Seventy-five-year-old fundraiser and former aid worker Alice Culliton from Mountmellick will take part in her annual 24 hour fast for Concern Worldwide this Saturday, November 26.
She is urging people to donate to help Concern scale up its response to provide increased support to millions of people in the Horn of Africa who are facing severe hunger as a result of the worst drought in 40 years.
“This strikes a chord with me as I worked for a time in Ethiopia those four decades ago. I worked in the feeding camp at Harbo from 1984-1985. So I know first-hand the hardship and devastating impact this level of food insecurity can have for the millions of people across the Horn of Africa,” she said.
The former home economics teacher has also worked in Tanzania, Uganda, Sudan, Angola and Bangladesh over 22 years.
“As a young person at home and in school, there was always a consciousness about what we called then ‘Third World’ poor and I think it was from then and hearing of others going to work in those areas that urged me on my way. Once involved, I couldn’t leave,” said Alice.
In Tanzania and Uganda she worked in long term development programmes and focused on community identified needs, such as building bridges and mini reservoirs, constructing extra classrooms and getting produce to market.
“In Tanzania and Bangladesh I was mostly involved in women’s development programmes enabling the women to get a stronger position, more education, and some of the skills they needed to sustain their lives,” Alice said.
“It was in Ethiopia, Sudan and Angola and sometimes in Bangladesh that emergency programmes were provided when there was a catastrophe whether it was the famine in Ethiopia or a cyclone in Bangladesh or coming out of a famine and out of war in Angola,” she said.
She recalled the “terrible cyclone” in Bangladesh in 1991. “It was horrendous, killing a quarter of a million people in a matter of an hour,” she said. “In those situations we would divert our work from regular programmes to bring in immediate aid to people in the disaster areas.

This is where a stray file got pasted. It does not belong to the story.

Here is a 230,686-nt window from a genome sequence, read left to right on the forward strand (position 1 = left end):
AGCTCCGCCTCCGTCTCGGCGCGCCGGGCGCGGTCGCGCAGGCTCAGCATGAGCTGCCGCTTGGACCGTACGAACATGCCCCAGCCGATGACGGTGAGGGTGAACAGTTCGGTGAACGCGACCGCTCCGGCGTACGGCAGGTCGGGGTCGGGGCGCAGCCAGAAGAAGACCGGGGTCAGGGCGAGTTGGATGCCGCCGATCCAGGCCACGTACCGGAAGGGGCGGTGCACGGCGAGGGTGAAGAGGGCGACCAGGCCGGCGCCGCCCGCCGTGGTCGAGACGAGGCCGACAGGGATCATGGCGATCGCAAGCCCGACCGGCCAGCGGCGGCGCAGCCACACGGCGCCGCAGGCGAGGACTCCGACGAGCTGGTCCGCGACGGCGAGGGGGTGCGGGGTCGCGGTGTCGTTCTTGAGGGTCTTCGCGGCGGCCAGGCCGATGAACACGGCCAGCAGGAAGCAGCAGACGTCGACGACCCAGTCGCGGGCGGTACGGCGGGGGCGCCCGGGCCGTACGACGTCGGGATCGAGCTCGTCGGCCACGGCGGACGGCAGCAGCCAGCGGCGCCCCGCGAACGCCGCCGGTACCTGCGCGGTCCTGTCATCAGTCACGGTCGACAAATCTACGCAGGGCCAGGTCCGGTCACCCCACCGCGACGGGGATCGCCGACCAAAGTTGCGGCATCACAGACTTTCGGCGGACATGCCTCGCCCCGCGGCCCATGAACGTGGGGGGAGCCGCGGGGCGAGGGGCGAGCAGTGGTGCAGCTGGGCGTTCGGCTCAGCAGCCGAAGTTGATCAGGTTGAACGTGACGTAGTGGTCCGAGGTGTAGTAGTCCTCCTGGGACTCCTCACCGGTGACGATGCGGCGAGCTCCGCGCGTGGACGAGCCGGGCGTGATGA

“The rest of the time I was running women’s development programmes for the very poorest and their under five-year-olds, they would come to a centre and get food aid as well as literacy programmes and help with health care and health education.
“They also work on income generating activities such as crafts. Other volunteers were working in health, education and engineering programmes.”
After her return home in 1999, she taught in Portlaoise prison, did community childcare work in Banagher and worked with vulnerable children in Dublin and Kildare through Extern Ireland. However, she has not forgotten the plight of those she left behind.
Funds raised by the public here will go to the famine victims in the Horn of Africa in Ethiopia, Somalia and North Kenya.
So what does Alice say to those who are skeptical about the money reaching those worst affected on the ground? “Because of my experience working with Concern, I am very confident that Concern is very efficient and very conscientious to ensure that all the money we raise gets through,” she said.
“They will have governance costs but that is only a tiny fraction.
“For the executives and staff, the pay is limited and they rely on people to volunteer to do fundraising. Concern will spend an awful lot more that what we fundraise.
“Once they get programmes up and running, they will get support from other organisations such as the EU. The funds raised from the public give Concern the scope to enter into these emergency programmes very quickly.”
Irish people continue to be very generous and committed to supporting the poorest of the poor, according to Alice.
“I myself feel terrible thinking about people having to be homeless in our own cities and a lot of it is down to the politics of our situation.
“It shouldn’t be that way. People will donate to Focus Ireland, Fr Peter McVerry and other organisations.
“We need more efficiency in government administration to stop homelessness occurring. To think that every 48 seconds, a person in the Third World dies of hunger is horrendous,” said Alice.
From her time in famine stricken areas, she remembers people struggling to walk long distances for food, with many not making it and being left to die in ditches. Many of those who died were children which left aged parents without security, she said.
A collection will also take place at various points in Portlaoise for Concern on Saturday next. Donations can also be made online at https://fundraise.concern.net/alice-culliton